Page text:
New spectacular stargazing sites perfect for astronomy and free from the worst effects of urban light pollution have been identified across the UK and are announced today.
During the extra hours of darkness this autumn, thousands of people in the UK will be able to experience skies ideal for astronomy thanks to seventeen new Dark Sky Discovery sites.
These locations are perfect for observing the sky on a clear night, offering good public access and great sightlines in all directions, and bring the total number of Dark Sky Discovery Sites in the British Isles to over 150.
UK population centres suffer from light pollution, but these areas in the South Downs National Park, North York Moors National Park, the Highlands of Scotland, the Forest of Bowland, Suffolk and Wales have all been awarded the designation of a Dark Sky Discovery Site by the partnership, led by the UK's leading funder of astronomy research the Science and Technology Facilities Council (STFC) and which includes the Royal Astronomical Society and the Institute of Physics amongst its members.
Hetty Byrne, who leads the Dark Sky Discovery campaign for the Forest of Bowland Area of Outstanding Natural Beauty sites said "Becoming approved as a Dark Sky Discovery site enables us to remind as many people as possible why sites such as those in the Forest of Bowland are such an ideal place to come and explore the grandeur of the night sky. Despite urban centres in Lancashire suffering from light pollution there are still many areas in the county, including in the Forest of Bowland, where people have a fantastic opportunity to view the night sky with clarity that you would just not normally have living in a city."
Leader of the Dark Sky Discovery initiative at STFC's UK Astronomy Technology Centre in Edinburgh, Dan Hillier, said "Because of light pollution in our cities most people don't realise that when they look up into the night sky they are not seeing the heavens in all their glory. As the nights get longer, you should look out for the M or W shape of the five stars of Cassiopeia and if you can get to a Dark Sky Discovery Site try looking for the Milky Way which sweeps across the sky behind Cassiopeia. In addition if you have really good sightlines to the south west, there is the potential this autumn to get views of Mars and Saturn very low in the sky"
Each Dark Sky Discovery Site has been nominated by a local group or organisation and approved by the Dark Sky Discovery programme as accessible, with good sightlines and relatively low light pollution, giving people the best possible conditions to just turn up and see the stars on a clear night.
Vicky Hilton, The Crown Estate's Countryside Manager for the Glenlivet Estate in Scotland, said: "We're extremely proud to be approved as a Dark Sky Discovery Site. We're already surrounded by an abundance of natural beauty on the Glenlivet Estate, but our new Dark Sky site will also encourage visitors to explore the wondrous night sky in all its magnificence. We are hoping to go one step further and work towards achieving a Dark Sky Park status. Although light pollution is not a problem across much of the Glenlivet Estate, this would help us reduce it even further creating even better opportunities for viewing the night sky."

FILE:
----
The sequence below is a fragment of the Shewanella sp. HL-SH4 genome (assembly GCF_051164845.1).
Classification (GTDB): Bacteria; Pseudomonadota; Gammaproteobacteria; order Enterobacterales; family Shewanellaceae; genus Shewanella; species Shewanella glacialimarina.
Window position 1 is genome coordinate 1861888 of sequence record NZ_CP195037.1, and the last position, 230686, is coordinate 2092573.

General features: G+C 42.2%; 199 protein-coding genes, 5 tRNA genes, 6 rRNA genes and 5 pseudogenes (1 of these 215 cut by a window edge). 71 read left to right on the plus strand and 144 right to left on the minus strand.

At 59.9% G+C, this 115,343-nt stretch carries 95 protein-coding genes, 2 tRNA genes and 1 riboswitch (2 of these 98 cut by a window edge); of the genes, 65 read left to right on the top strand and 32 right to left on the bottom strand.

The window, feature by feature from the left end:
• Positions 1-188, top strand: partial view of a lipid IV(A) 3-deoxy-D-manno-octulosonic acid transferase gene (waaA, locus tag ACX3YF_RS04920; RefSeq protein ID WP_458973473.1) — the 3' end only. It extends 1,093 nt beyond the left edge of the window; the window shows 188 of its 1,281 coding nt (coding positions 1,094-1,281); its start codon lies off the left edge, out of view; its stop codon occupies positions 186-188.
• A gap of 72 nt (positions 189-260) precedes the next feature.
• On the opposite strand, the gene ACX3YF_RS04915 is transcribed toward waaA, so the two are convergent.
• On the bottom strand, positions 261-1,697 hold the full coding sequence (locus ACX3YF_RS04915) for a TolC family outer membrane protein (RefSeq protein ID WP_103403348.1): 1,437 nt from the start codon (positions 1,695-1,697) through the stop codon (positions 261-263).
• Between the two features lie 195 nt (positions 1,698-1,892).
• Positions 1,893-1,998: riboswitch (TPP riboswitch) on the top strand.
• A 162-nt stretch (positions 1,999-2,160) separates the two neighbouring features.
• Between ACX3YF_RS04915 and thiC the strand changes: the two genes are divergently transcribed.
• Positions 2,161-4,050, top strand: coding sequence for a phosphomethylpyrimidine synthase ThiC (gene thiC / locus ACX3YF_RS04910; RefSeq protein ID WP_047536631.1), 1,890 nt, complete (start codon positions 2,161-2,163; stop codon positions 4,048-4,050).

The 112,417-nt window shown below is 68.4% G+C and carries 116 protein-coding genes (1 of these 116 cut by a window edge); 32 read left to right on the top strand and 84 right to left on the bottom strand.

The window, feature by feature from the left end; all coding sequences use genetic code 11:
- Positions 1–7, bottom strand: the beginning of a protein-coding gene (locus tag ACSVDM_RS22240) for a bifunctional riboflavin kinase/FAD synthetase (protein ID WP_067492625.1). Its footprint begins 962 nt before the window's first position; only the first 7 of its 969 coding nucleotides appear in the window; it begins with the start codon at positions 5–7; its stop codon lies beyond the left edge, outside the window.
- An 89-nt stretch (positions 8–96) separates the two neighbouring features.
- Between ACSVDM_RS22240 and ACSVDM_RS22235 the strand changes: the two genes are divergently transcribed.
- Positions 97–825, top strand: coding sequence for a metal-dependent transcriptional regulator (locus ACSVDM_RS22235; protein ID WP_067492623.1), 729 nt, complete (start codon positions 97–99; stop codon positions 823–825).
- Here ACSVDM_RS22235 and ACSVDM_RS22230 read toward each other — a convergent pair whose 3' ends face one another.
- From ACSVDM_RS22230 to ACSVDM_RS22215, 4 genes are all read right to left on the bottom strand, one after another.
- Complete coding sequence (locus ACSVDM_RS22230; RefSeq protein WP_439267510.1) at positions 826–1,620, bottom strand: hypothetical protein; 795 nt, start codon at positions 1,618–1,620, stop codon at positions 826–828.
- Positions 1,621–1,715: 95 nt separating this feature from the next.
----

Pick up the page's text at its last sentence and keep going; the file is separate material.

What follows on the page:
Dark Sky Discovery is a network of astronomy and open space organisations that aims to encourage people of all ages and backgrounds to get out and stargaze. Many of these organisations run events where the public has the opportunity to meet astronomers and find out about the latest astronomical discoveries. The Dark Sky Discovery map highlights Dark Sky Discovery Sites and other venues that will be running events through the winter.
Michel Regelous, Conservation Policy Officer at Pembrokeshire Coast National Park Authority said: "Pembrokeshire Coast National Park Authority and the National Trust worked together to nominate a selection of potential Dark Sky Discovery sites around the National Park. These are accessible and dramatic places that offer opportunities for everyone to enjoy the magnificence of the night sky. There are now eight designated Dark Sky Discovery sites located in the Pembrokeshire Coast National Park. By increasing people's awareness and appreciation of dark skies we will be better able to safeguard them for future generations to enjoy."
Dan Oakley, who leads the Dark Sky Discovery campaign for the South Downs National Park Authority said "Becoming approved as a Dark Sky Discovery site enables the National Park to remind as many people as possible why sites such as Devils Dyke or Birling Gap are such ideal places to come and explore the grandeur of the night sky. Although Light pollution is still a problem across parts of the National Park, on cloudless nights people have an opportunity to view the night sky with a clarity that you would just not normally have living in a city with some of the best sky quality conditions in SE England.
Explore further: Initiative to create 'dark sky parks' by keeping areas free from artificial light
More general information can be found at www.darkskydiscovery.org.uk